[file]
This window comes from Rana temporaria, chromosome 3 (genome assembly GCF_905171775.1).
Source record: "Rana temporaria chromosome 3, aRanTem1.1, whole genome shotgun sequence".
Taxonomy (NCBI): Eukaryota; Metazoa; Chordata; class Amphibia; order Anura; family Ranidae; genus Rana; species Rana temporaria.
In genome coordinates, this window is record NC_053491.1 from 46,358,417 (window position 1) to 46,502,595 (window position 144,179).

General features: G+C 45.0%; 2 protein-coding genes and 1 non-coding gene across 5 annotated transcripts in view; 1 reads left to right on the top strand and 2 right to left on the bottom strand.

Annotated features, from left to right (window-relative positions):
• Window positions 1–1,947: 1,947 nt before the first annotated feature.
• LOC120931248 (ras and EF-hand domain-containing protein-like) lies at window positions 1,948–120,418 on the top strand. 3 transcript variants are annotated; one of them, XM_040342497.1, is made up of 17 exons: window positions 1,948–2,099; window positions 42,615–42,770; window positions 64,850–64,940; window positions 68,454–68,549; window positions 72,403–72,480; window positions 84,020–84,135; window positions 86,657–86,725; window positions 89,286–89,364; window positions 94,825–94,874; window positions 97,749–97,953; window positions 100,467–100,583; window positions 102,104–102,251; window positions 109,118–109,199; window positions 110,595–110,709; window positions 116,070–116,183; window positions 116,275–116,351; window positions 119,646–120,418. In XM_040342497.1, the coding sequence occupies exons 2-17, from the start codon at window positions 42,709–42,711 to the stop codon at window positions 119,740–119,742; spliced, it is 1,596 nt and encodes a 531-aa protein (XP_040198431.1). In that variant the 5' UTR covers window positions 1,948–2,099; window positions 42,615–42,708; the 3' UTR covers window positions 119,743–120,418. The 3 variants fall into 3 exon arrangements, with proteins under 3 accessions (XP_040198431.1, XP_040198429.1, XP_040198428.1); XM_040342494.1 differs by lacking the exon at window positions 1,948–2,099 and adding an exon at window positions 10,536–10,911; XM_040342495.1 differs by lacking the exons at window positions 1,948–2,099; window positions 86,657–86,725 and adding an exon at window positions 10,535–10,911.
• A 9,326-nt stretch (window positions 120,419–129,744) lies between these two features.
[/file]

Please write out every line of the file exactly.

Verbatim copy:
This window comes from Rana temporaria, chromosome 3 (genome assembly GCF_905171775.1).
Source record: "Rana temporaria chromosome 3, aRanTem1.1, whole genome shotgun sequence".
Taxonomy (NCBI): Eukaryota; Metazoa; Chordata; class Amphibia; order Anura; family Ranidae; genus Rana; species Rana temporaria.
In genome coordinates, this window is record NC_053491.1 from 46,358,417 (window position 1) to 46,502,595 (window position 144,179).

General features: G+C 45.0%; 2 protein-coding genes and 1 non-coding gene across 5 annotated transcripts in view; 1 reads left to right on the top strand and 2 right to left on the bottom strand.

Annotated features, from left to right (window-relative positions):
• Window positions 1–1,947: 1,947 nt before the first annotated feature.
• LOC120931248 (ras and EF-hand domain-containing protein-like) lies at window positions 1,948–120,418 on the top strand. 3 transcript variants are annotated; one of them, XM_040342497.1, is made up of 17 exons: window positions 1,948–2,099; window positions 42,615–42,770; window positions 64,850–64,940; window positions 68,454–68,549; window positions 72,403–72,480; window positions 84,020–84,135; window positions 86,657–86,725; window positions 89,286–89,364; window positions 94,825–94,874; window positions 97,749–97,953; window positions 100,467–100,583; window positions 102,104–102,251; window positions 109,118–109,199; window positions 110,595–110,709; window positions 116,070–116,183; window positions 116,275–116,351; window positions 119,646–120,418. In XM_040342497.1, the coding sequence occupies exons 2-17, from the start codon at window positions 42,709–42,711 to the stop codon at window positions 119,740–119,742; spliced, it is 1,596 nt and encodes a 531-aa protein (XP_040198431.1). In that variant the 5' UTR covers window positions 1,948–2,099; window positions 42,615–42,708; the 3' UTR covers window positions 119,743–120,418. The 3 variants fall into 3 exon arrangements, with proteins under 3 accessions (XP_040198431.1, XP_040198429.1, XP_040198428.1); XM_040342494.1 differs by lacking the exon at window positions 1,948–2,099 and adding an exon at window positions 10,536–10,911; XM_040342495.1 differs by lacking the exons at window positions 1,948–2,099; window positions 86,657–86,725 and adding an exon at window positions 10,535–10,911.
• A 9,326-nt stretch (window positions 120,419–129,744) lies between these two features.